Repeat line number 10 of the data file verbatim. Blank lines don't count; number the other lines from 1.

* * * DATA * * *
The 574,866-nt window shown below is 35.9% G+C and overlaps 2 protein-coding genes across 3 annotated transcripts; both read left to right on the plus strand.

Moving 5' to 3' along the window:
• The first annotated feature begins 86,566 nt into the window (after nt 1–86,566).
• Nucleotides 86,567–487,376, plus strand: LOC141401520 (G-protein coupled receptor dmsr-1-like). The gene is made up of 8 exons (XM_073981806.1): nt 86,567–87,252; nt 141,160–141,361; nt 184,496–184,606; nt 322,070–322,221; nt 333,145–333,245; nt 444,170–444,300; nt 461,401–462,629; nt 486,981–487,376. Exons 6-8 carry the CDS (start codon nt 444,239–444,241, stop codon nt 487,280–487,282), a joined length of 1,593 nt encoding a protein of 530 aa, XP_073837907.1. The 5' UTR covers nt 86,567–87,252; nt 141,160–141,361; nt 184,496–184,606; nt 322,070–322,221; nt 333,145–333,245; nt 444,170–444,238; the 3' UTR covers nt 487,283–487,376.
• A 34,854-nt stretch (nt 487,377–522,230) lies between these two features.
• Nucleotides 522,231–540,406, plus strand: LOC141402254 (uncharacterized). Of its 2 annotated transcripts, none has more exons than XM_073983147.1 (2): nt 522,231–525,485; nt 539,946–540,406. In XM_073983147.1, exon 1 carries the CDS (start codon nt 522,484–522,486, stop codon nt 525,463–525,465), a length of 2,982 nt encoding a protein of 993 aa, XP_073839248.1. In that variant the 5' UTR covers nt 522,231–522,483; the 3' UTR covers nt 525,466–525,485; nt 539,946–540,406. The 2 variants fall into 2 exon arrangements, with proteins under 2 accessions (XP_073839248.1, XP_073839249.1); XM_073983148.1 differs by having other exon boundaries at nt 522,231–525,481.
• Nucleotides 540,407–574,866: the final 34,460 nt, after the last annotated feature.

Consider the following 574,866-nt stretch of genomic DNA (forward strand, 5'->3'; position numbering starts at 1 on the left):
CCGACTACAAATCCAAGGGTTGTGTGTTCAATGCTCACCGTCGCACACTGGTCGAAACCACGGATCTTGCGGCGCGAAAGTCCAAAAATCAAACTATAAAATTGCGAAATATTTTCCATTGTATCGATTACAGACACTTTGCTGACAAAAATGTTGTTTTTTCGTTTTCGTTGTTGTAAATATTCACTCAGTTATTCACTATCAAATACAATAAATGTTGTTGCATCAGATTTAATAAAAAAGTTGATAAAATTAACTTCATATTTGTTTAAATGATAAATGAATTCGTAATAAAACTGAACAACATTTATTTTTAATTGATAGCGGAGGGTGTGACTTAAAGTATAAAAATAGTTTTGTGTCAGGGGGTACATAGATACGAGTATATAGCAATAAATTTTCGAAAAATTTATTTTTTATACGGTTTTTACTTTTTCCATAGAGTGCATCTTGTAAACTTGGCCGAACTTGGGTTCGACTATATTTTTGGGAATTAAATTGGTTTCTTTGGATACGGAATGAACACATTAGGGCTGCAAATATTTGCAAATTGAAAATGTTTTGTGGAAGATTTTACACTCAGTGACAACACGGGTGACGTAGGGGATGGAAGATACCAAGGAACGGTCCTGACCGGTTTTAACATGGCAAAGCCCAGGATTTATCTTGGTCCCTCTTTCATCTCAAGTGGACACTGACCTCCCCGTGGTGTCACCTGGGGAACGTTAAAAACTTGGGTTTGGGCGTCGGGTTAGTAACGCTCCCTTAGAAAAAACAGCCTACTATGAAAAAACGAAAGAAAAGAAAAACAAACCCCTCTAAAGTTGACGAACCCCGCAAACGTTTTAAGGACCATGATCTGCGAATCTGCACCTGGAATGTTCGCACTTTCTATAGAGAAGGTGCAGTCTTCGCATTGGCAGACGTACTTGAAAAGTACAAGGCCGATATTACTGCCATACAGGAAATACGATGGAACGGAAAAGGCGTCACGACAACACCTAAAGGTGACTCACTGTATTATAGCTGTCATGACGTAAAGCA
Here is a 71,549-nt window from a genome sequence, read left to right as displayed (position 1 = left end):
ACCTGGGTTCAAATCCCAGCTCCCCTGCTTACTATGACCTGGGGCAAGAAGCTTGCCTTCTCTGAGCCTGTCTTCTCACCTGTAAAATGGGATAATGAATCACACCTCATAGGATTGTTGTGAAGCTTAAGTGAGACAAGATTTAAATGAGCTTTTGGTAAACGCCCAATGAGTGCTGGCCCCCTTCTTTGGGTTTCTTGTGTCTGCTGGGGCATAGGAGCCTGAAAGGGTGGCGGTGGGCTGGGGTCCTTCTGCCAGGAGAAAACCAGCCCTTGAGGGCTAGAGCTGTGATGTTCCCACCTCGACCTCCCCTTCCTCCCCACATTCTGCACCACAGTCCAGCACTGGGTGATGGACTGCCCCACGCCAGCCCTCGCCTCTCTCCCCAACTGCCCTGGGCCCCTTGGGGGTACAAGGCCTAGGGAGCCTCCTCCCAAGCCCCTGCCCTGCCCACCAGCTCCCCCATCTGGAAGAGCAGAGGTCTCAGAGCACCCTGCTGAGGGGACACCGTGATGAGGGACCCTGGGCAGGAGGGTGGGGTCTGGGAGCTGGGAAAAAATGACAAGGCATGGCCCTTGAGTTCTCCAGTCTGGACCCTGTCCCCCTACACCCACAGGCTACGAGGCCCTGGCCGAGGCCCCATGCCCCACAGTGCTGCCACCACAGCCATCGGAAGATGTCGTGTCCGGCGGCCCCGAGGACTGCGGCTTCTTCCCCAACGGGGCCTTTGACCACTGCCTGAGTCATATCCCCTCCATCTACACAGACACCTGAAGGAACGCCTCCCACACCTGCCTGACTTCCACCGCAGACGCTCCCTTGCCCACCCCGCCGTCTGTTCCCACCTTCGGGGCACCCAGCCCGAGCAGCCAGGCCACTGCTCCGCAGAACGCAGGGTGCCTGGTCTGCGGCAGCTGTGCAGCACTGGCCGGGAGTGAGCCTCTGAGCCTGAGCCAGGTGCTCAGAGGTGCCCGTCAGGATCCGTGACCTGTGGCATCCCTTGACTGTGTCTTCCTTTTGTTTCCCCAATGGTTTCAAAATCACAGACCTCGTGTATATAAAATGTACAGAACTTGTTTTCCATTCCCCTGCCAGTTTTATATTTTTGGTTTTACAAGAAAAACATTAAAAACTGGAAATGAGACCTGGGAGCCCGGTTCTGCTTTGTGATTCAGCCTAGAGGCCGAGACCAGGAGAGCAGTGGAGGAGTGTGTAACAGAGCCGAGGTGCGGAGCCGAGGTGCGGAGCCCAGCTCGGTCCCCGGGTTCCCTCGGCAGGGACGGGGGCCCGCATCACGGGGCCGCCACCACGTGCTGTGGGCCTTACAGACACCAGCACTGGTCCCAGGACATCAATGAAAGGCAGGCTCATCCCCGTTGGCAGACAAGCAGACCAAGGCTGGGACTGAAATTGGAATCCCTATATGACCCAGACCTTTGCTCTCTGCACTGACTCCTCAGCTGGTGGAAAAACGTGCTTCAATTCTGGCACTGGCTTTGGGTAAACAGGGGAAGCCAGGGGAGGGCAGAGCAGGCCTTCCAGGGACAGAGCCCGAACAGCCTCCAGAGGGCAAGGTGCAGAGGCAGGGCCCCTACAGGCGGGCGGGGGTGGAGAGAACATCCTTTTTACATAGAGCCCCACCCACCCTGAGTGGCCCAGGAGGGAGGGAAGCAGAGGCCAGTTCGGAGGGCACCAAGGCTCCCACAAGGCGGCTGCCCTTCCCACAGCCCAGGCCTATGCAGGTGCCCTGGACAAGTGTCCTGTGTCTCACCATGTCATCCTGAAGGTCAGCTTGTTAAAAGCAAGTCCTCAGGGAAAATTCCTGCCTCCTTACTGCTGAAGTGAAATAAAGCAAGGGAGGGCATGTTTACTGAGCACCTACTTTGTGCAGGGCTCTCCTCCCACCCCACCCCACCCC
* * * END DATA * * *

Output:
Here is a 71,549-nt window from a genome sequence, read left to right as displayed (position 1 = left end):